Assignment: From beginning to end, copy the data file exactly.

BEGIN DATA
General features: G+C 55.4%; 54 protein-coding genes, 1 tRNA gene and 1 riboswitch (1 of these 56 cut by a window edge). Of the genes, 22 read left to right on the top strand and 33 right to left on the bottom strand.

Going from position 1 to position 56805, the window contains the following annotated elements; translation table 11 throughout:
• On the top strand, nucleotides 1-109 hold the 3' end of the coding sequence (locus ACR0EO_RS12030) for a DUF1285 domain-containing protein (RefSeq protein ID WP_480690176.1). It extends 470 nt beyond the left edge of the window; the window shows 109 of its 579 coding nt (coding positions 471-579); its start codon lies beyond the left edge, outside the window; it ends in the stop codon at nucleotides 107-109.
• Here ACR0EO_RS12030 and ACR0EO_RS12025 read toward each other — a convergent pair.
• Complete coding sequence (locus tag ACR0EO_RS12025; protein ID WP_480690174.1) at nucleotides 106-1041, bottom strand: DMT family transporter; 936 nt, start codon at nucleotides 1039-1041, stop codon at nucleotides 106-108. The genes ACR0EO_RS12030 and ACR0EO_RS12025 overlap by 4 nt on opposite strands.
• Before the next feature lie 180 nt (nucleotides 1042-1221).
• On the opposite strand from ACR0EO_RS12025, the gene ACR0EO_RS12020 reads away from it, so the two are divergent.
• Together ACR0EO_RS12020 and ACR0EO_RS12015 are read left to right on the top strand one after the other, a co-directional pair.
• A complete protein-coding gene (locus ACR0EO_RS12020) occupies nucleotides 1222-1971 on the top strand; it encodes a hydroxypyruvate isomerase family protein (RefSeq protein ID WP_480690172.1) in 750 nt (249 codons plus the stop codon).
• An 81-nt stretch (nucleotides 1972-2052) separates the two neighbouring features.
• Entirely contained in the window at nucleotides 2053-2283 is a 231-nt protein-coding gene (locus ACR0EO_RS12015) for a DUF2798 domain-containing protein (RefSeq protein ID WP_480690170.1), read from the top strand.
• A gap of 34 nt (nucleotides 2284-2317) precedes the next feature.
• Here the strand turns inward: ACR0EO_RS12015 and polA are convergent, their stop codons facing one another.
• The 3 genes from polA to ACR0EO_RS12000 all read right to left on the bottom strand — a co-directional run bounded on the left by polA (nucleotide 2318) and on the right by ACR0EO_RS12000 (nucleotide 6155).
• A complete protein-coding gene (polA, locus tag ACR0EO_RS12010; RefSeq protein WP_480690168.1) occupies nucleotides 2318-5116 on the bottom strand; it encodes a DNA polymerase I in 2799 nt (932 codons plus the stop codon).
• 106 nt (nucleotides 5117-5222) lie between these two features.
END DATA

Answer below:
General features: G+C 55.4%; 54 protein-coding genes, 1 tRNA gene and 1 riboswitch (1 of these 56 cut by a window edge). Of the genes, 22 read left to right on the top strand and 33 right to left on the bottom strand.

Going from position 1 to position 56805, the window contains the following annotated elements; translation table 11 throughout:
• On the top strand, nucleotides 1-109 hold the 3' end of the coding sequence (locus ACR0EO_RS12030) for a DUF1285 domain-containing protein (RefSeq protein ID WP_480690176.1). It extends 470 nt beyond the left edge of the window; the window shows 109 of its 579 coding nt (coding positions 471-579); its start codon lies beyond the left edge, outside the window; it ends in the stop codon at nucleotides 107-109.
• Here ACR0EO_RS12030 and ACR0EO_RS12025 read toward each other — a convergent pair.
• Complete coding sequence (locus tag ACR0EO_RS12025; protein ID WP_480690174.1) at nucleotides 106-1041, bottom strand: DMT family transporter; 936 nt, start codon at nucleotides 1039-1041, stop codon at nucleotides 106-108. The genes ACR0EO_RS12030 and ACR0EO_RS12025 overlap by 4 nt on opposite strands.
• Before the next feature lie 180 nt (nucleotides 1042-1221).
• On the opposite strand from ACR0EO_RS12025, the gene ACR0EO_RS12020 reads away from it, so the two are divergent.
• Together ACR0EO_RS12020 and ACR0EO_RS12015 are read left to right on the top strand one after the other, a co-directional pair.
• A complete protein-coding gene (locus ACR0EO_RS12020) occupies nucleotides 1222-1971 on the top strand; it encodes a hydroxypyruvate isomerase family protein (RefSeq protein ID WP_480690172.1) in 750 nt (249 codons plus the stop codon).
• An 81-nt stretch (nucleotides 1972-2052) separates the two neighbouring features.
• Entirely contained in the window at nucleotides 2053-2283 is a 231-nt protein-coding gene (locus ACR0EO_RS12015) for a DUF2798 domain-containing protein (RefSeq protein ID WP_480690170.1), read from the top strand.
• A gap of 34 nt (nucleotides 2284-2317) precedes the next feature.
• Here the strand turns inward: ACR0EO_RS12015 and polA are convergent, their stop codons facing one another.
• The 3 genes from polA to ACR0EO_RS12000 all read right to left on the bottom strand — a co-directional run bounded on the left by polA (nucleotide 2318) and on the right by ACR0EO_RS12000 (nucleotide 6155).
• A complete protein-coding gene (polA, locus tag ACR0EO_RS12010; RefSeq protein WP_480690168.1) occupies nucleotides 2318-5116 on the bottom strand; it encodes a DNA polymerase I in 2799 nt (932 codons plus the stop codon).
• 106 nt (nucleotides 5117-5222) lie between these two features.